Today I feel a little melancholy.
Not drag out the black beret, but.
I know it's because I'm grieving. And that it's natural and good that I grieve. I wouldn't ask Grandma back for even a second. She is fully engaged, beyond what any of us could imagine. No eye has seen, no ear heard, no mind has imagined. Her dim eyes and dull ears fully grasp that statement from scripture.
She also isn't concerned about any one of us. She trusts God to work out each of our life plans. She knows that He loves us far more than she ever could, and that Jesus died for each of her loved ones, just like He did for her. She knows that the Hound of Heaven can be relentless in His pursuit of those who seek truth.
What is driving me on the melancholy mile is the awareness that life doesn't really pause for the important moments. The world doesn't stop spinning, or quirk it's head to hear better. Grandma simply stepped out of one reality and into another leaving us with a void.
My grandma, though she has four other granddaughters and a handful of older voiced great granddaughters always knew my voice when I called. Three quarters deaf, she knew it was me. She also knew my business. Mom did a great job of keeping her apprised of the details of my life and the next time I'd chat with her she'd know about the latest details. Some of those details were sometimes garbled with the whole hearing issue. But she knew.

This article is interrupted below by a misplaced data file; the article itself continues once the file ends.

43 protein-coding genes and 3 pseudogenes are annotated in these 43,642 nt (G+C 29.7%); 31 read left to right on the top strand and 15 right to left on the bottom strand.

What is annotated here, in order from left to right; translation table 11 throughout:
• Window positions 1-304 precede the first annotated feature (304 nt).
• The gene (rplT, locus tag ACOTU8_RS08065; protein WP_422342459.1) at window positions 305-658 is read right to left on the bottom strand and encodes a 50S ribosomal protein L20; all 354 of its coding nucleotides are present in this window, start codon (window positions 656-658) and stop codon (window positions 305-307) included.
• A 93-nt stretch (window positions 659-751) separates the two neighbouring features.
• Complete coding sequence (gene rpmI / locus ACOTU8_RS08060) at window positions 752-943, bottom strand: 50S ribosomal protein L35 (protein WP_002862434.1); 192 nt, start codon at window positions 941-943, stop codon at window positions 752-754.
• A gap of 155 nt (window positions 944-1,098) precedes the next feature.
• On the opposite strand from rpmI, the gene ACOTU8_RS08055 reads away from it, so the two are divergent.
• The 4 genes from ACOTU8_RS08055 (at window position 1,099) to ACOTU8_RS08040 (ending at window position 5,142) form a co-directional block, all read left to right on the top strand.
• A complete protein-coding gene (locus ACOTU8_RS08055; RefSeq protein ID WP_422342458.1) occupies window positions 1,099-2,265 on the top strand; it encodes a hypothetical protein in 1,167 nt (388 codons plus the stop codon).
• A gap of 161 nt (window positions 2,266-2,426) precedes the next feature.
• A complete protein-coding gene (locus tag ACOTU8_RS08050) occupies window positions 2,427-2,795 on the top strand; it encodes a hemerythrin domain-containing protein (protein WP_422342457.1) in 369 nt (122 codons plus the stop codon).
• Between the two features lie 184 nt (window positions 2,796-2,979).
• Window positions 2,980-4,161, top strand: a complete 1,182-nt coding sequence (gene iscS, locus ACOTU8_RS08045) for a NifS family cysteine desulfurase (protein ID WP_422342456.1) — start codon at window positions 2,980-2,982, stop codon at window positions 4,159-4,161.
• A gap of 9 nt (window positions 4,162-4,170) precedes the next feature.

I also might be feeling this void because I've lost someone who was praying for me. Do you suppose that what I'm feeling is one less prayer being said for me? And maybe this is a reminder that when I feel a little less covered I should enter the throne room and take things to God on behalf of my loved ones..
I also am very aware that Grandma was a tiny hub around which our extended family rotated. My cousins, my aunt and uncles... we have one less reason to gather together. We have now entered into the zone where we need to make our relationships intentional or we will lose touch. And that makes me sad. At least once a year we'd have a get together. Not everyone was able to join. But we saw each other every few years. Now, we could just drift away from each other on the currents on our separate lives.
What can I learn from my Grandmother's life and her death? I will keep peeling away at the layers and choose to learn.